Panic at the Disco at rit's Gordon Field House

Download 15.41 Kb.
Pdf ko'rish
Hajmi15.41 Kb.

May 1, 2008

Panic at the Disco at RIT's Gordon Field House

Jeff Spevak

Staff music critic

Big, important questions we're asking of Brendon Urie today include how many hours he sleeps, what's

with Sgt. Pepper, do Mormons rock and what's the importance of punctuation?

The last time we saw this Las Vegas band, which returns to Rochester Institute of Technology on

Tuesday, it had a hit debut albumA Fever You Can't Sweat Out, and a pair of hit songs with eyebrow-

raising names in "I Write Sins Not Tragedies" and "The Only Difference Between Martyrdom and

Suicide Is Press Coverage." Plus that curiously punctuated name: Panic! At the Disco. Perhaps it was

that !, the wink-wink humor in the lyrics and all of those non-sequitur song titles that left the impression

that these guys were, ahhhh ... young, rock and roll goofballs.

"Nah, but that doesn't bother me," Urie says. "Maybe slightly."

And I swear to you, this is true: When the band dropped the ! for its next album, there were reviewers

who soberly wondered aloud if this meant that Panic at the Disco had a newfound maturity.

"I think it's funny," says the lead singer and guitarist. "It's nothing I would ever focus my attention on, if

I were a fan of something."

Either Urie doesn't take his grammar seriously or those critics also failed to notice that the band's

second album, Pretty. Odd., continues the lads' role as punctuation provocateurs.

Here's something everyone noticed. Pretty. Odd.'s layered, symphonic pop seems to be the result of a

total immersion in the Beatles' Sgt. Pepper's Lonely Hearts Club Band.

"We didn't really find the Beatles. We like that band, we've liked that band for a while. I've listened to

Meet the Beatles, the Who, the Stones, all kinds of classic rock. That stuff is an influence now. You

always discover new things that you hear when you look back at music.

"This band has a lot of weird influences. Creedence Clearwater Revival. Wilson Pickett. Well, OK,

that's not weird, that's just old. But Phil Collins, Peter Gabriel...."

"Every time you go back and listen to them — even the fact that you want to go back — says

something about it. I just listened to Abbey Road through headphones. I'd never done that before.

'Come Together,' and all of the things that panned in from the left to the right."

Well, my headphones are covered with a layer of dust deeper than a Scottish peat bog. I had them out

for the release of Dark Side of the Moon, and haven't used them since.

"That's the thing," Urie says excitedly. "I hadn't either!"

So Panic at the Disco is offering no apologies. In fact, that kind of source material is pretty darn

impeccable. And with the four guys ranging in age from 20 all the way up to 21, Urie says the four

guys of Panic at the Disco are pretty much what you'd figure they are. | Printer-friendly article page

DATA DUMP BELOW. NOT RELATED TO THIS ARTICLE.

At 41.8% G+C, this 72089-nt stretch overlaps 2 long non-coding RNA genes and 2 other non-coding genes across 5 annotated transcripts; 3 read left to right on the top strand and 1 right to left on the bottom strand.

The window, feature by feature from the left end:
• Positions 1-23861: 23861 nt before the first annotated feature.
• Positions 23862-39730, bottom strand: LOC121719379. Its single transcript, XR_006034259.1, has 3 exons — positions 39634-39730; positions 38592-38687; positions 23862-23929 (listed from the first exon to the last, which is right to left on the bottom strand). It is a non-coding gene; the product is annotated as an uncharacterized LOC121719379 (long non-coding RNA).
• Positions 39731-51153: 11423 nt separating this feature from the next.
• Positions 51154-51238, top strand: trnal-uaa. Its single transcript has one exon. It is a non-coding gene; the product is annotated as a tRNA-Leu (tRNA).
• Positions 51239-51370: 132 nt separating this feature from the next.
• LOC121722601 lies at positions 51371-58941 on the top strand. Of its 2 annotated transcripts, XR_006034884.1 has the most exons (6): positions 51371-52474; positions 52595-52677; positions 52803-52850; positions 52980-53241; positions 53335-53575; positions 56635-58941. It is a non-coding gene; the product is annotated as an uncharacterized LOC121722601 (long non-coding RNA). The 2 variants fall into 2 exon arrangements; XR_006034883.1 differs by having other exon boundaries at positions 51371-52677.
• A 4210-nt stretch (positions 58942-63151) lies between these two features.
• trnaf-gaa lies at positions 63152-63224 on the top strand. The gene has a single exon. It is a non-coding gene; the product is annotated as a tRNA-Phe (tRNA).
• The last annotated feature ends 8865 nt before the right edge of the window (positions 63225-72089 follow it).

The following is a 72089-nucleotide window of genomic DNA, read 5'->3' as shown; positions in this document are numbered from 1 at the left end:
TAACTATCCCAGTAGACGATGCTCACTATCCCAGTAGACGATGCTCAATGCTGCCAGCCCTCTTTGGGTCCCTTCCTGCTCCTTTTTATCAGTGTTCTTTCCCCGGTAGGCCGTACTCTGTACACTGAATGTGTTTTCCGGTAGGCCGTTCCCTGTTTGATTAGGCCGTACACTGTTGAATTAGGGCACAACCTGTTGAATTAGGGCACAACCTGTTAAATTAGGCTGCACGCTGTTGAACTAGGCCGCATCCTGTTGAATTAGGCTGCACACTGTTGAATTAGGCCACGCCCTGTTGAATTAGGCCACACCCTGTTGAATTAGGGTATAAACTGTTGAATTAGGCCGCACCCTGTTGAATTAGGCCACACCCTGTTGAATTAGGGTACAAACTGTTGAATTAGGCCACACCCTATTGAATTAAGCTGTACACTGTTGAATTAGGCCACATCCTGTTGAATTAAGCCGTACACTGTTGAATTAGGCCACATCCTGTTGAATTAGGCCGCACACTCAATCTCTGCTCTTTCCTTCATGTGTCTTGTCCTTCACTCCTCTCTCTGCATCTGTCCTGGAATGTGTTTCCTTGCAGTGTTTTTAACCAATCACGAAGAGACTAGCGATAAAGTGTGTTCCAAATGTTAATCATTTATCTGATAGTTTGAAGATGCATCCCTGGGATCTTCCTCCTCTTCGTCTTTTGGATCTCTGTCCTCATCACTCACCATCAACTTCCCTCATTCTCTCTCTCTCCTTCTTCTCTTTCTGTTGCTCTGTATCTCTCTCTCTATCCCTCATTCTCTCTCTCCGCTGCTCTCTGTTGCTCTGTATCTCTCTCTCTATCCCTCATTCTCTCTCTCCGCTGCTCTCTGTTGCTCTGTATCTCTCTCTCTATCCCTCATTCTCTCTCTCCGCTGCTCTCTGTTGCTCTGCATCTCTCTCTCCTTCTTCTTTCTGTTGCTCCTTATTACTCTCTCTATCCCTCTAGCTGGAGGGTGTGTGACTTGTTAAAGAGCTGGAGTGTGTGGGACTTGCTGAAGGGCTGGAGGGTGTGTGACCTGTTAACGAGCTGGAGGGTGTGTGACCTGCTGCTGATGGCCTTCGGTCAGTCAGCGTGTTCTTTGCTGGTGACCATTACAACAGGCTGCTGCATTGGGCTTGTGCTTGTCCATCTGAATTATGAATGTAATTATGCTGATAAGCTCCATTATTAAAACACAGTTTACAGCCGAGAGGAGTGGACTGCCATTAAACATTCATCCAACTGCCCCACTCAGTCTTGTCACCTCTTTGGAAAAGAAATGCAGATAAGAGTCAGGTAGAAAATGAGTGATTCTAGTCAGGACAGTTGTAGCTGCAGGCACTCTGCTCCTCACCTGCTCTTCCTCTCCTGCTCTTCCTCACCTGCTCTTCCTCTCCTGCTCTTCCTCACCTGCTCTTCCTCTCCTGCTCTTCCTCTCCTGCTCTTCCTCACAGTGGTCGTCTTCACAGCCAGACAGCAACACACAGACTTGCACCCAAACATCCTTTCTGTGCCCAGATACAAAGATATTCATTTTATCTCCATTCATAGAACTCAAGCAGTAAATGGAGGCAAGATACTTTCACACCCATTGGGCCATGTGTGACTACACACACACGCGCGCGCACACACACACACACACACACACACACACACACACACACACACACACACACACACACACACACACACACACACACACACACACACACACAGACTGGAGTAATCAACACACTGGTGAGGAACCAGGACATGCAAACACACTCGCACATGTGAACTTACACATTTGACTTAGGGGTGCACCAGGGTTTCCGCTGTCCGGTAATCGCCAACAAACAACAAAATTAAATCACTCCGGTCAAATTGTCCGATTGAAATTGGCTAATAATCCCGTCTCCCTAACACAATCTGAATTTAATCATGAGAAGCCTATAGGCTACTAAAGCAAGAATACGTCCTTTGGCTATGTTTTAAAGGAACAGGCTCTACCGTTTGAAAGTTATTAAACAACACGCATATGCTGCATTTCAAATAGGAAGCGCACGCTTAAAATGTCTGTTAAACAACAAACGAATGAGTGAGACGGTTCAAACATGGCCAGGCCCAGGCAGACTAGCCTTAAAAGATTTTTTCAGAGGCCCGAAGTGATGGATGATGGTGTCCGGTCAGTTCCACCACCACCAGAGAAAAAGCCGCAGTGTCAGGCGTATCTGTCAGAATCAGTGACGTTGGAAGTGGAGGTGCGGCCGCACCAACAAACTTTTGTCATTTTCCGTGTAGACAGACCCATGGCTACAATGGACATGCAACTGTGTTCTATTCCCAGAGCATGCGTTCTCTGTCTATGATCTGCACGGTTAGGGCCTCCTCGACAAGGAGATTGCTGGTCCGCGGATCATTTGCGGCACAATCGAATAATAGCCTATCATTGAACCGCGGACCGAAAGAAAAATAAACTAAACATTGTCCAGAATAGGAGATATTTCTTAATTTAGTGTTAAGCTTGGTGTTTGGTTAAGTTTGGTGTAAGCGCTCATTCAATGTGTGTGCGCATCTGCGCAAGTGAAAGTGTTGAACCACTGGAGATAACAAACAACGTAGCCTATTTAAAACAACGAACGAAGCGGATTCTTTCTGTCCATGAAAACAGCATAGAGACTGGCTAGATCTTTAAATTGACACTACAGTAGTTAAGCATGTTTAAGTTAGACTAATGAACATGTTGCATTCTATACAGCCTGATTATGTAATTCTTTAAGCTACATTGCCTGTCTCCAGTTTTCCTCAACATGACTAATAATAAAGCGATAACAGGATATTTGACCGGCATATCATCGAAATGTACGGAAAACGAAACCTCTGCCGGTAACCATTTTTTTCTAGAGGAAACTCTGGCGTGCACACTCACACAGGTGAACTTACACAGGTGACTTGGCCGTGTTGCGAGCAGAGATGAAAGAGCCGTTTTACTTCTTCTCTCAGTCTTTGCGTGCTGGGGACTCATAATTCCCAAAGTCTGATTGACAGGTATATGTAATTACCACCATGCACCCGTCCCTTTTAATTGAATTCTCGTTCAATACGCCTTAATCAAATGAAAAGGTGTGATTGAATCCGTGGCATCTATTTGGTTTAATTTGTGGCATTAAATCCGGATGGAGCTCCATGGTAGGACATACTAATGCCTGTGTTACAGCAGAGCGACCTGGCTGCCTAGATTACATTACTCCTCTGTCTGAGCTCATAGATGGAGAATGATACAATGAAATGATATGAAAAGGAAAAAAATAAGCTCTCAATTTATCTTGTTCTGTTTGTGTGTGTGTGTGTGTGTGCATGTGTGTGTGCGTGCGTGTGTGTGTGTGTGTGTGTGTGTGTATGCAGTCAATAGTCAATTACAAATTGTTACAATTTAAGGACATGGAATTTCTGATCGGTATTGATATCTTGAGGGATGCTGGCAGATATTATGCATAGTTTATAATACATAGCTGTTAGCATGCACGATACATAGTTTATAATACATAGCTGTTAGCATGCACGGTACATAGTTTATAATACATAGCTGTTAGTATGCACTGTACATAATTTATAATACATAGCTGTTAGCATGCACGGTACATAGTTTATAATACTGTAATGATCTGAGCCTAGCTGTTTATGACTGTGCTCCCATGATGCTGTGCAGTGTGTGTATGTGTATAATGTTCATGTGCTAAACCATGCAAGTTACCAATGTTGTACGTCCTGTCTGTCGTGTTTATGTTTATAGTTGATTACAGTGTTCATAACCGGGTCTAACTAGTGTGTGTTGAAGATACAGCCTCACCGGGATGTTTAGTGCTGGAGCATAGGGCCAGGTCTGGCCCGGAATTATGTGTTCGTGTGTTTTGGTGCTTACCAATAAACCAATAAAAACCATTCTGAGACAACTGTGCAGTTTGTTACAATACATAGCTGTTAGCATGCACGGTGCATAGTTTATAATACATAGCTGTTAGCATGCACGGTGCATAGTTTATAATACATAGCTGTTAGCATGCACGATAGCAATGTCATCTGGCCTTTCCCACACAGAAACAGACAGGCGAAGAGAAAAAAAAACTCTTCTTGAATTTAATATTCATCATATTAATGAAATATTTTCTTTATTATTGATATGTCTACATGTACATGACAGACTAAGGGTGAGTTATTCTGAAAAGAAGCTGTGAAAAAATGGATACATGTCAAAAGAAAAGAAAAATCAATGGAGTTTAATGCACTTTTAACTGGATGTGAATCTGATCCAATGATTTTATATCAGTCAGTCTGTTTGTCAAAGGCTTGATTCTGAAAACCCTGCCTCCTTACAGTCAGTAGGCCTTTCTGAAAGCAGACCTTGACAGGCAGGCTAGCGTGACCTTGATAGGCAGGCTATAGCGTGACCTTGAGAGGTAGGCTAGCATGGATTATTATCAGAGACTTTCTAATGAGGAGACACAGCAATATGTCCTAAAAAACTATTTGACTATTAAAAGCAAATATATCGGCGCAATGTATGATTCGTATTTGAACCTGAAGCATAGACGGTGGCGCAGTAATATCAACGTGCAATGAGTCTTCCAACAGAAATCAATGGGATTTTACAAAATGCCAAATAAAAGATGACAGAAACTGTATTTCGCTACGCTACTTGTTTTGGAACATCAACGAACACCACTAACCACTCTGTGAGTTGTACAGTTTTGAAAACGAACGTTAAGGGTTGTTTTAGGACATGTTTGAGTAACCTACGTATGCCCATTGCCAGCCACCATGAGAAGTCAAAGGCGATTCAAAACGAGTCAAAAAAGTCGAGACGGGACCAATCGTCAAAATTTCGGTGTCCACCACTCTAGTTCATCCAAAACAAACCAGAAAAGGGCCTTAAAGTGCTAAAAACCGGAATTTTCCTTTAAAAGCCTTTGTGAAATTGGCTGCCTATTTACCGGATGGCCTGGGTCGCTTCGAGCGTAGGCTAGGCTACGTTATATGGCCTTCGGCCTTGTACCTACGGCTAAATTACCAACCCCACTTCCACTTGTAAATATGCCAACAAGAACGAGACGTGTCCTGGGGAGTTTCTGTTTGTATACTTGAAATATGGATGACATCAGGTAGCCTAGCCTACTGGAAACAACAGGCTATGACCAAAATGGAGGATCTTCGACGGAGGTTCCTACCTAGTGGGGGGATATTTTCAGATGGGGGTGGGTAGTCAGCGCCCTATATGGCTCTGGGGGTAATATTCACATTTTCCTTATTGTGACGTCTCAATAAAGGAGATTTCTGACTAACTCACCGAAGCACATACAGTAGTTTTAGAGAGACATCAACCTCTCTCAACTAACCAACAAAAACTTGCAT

1 of 2

5/2/2008 9:20 AM

"We're not really political in any sense," he says. "We focus on music and what makes us happy. A lot

of people aren't used to some guys in bands who are really friends. When John comes in from

Chicago, he stays at my house. We like to have fun; we think we're fun. We're laid-back guys."

Until there's money involved. "Two of the guys play online poker," Urie admits, declining to name the

miscreants. "We like to play dice. It's very, very small money, although sometimes between people it

can get very heated."

What happens in Vegas suddenly can't stay in Vegas.

Social life? "Three of the guys have girlfriends," Urie says. "I'm still single. I'm very impulsive. It's hard

for me to find people, let alone a girl, that would keep up with me. I'm hyperactive; I only sleep five

hours a night."

Religion? "I grew up a Mormon, so that affected me a lot, in that I decided it was not for me."

Is vaudeville dead? This was the band's last appearance here, from a Nov. 17, 2006, review in the

Democrat and Chronicle:

Emerging from behind an ornate red curtain, Panic! At the Disco unleashed an absinthe dream upon

the Rochester Institute of Technology's Gordon Field House — a 1926 Parisian Frederick's of

Hollywood Dada contortionist cabaret sideshow, complete with a woman crawling her way out of a

piece of luggage and into a straitjacket. ...

Good songs like "The Only Difference Between Martyrdom and Suicide is Press Coverage" might

have been wasted early on, as the crowd seemed intent on absorbing the imagery of a dozen band

members and dancers cavorting like rainbow salmon battling upstream to spawn. But they soon got

into it, learning that they could sing along with their favorites and still keep an eye on the mimes,

acrobats wearing fishing nets and turning somersaults, a rhythmic dancer filling the air with the

graceful curve of a long ribbon, a fellow dancing on stilts and "Time to Dance" accompanied by a


What's it all mean?

"If you think about it too hard," Urie says, "you're gonna hurt yourself." | Printer-friendly article page

2 of 2

5/2/2008 9:20 AM

Download 15.41 Kb.

Do'stlaringiz bilan baham:

Ma'lumotlar bazasi mualliflik huquqi bilan himoyalangan © 2020
ma'muriyatiga murojaat qiling